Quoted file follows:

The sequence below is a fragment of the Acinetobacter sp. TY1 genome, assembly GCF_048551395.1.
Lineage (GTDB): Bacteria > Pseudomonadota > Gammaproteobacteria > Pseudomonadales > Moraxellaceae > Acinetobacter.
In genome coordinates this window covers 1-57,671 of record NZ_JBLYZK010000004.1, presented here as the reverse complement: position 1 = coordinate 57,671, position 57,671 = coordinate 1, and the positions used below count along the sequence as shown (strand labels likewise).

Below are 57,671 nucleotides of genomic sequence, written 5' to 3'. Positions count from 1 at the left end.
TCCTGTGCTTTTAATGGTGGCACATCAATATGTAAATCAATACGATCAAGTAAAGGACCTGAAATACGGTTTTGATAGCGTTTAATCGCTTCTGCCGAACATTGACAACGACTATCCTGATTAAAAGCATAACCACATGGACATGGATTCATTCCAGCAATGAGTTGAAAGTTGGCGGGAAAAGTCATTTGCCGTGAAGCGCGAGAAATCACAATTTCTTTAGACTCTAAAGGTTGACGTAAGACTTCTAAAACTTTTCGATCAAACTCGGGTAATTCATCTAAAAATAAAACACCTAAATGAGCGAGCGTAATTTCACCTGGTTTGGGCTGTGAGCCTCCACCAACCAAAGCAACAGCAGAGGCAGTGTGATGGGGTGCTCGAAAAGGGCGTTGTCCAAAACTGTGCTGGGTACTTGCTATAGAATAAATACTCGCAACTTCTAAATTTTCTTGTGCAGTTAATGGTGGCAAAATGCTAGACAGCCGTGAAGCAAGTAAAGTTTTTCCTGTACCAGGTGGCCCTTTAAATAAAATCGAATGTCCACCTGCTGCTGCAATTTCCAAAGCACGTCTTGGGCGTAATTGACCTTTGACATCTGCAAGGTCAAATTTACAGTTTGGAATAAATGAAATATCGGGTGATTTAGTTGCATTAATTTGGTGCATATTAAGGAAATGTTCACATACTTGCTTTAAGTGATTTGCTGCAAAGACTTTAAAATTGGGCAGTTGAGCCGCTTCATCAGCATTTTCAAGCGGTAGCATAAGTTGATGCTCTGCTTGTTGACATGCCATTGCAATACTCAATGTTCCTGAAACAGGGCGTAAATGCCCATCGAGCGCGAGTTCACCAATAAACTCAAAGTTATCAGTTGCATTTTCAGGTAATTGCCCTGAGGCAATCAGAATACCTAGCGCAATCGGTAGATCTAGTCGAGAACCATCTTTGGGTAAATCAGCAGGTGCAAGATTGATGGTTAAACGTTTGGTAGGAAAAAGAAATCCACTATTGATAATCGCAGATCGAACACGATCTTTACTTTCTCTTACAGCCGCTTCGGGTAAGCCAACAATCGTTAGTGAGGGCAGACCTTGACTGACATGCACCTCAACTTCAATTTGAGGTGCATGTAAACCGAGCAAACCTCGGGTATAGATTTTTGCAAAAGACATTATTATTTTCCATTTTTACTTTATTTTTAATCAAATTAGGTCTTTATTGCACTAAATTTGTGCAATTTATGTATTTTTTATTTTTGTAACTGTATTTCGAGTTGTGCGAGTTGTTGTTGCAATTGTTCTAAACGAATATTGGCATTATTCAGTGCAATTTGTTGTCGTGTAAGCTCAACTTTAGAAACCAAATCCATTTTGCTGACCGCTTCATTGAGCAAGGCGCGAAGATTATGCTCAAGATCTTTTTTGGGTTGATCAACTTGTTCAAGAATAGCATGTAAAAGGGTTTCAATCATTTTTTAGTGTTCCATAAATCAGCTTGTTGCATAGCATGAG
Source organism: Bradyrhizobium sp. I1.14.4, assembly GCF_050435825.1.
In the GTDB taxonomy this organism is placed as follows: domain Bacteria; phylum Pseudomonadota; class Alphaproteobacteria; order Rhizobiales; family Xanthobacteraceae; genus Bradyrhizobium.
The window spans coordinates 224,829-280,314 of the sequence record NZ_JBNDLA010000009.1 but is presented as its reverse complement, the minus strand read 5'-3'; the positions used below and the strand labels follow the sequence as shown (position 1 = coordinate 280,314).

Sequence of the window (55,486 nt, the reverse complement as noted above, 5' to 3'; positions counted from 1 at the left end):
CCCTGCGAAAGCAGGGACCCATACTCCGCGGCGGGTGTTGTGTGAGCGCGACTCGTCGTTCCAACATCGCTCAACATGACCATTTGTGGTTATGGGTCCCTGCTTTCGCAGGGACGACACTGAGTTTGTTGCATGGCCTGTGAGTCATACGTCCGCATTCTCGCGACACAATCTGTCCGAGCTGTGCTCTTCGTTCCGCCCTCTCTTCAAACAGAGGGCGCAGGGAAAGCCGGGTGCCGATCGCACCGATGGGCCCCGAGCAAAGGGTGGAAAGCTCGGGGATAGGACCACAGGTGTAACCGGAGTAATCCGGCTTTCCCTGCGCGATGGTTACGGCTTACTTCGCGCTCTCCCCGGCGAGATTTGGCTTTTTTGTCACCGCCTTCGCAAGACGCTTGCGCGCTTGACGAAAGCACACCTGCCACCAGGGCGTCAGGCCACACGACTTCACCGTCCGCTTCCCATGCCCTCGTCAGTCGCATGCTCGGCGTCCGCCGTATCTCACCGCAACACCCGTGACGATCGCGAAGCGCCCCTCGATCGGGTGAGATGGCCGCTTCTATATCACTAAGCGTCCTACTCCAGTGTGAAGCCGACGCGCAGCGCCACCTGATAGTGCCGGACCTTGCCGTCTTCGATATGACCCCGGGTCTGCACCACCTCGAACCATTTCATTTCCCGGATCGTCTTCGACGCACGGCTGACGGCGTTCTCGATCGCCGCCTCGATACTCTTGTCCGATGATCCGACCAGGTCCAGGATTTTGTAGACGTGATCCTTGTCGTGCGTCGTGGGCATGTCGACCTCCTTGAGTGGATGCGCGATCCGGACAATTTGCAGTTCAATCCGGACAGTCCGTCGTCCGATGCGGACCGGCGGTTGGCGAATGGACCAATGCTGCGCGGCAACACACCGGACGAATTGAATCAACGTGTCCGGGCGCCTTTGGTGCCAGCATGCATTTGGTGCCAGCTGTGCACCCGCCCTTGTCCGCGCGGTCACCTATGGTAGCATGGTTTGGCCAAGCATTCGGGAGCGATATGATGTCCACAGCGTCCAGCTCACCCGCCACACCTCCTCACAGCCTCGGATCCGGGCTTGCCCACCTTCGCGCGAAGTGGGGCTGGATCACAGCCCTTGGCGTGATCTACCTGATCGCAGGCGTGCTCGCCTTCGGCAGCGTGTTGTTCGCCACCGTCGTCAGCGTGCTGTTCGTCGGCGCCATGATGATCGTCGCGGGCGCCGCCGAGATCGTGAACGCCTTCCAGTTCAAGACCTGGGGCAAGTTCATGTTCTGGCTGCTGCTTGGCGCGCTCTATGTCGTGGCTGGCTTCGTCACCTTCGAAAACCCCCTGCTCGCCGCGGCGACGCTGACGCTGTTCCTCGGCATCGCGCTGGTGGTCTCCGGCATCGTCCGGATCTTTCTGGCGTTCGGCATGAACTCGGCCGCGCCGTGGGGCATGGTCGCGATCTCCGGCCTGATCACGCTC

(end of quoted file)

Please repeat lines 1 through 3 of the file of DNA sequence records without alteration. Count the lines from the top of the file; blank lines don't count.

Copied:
The sequence below is a fragment of the Acinetobacter sp. TY1 genome, assembly GCF_048551395.1.
Lineage (GTDB): Bacteria > Pseudomonadota > Gammaproteobacteria > Pseudomonadales > Moraxellaceae > Acinetobacter.
In genome coordinates this window covers 1-57,671 of record NZ_JBLYZK010000004.1, presented here as the reverse complement: position 1 = coordinate 57,671, position 57,671 = coordinate 1, and the positions used below count along the sequence as shown (strand labels likewise).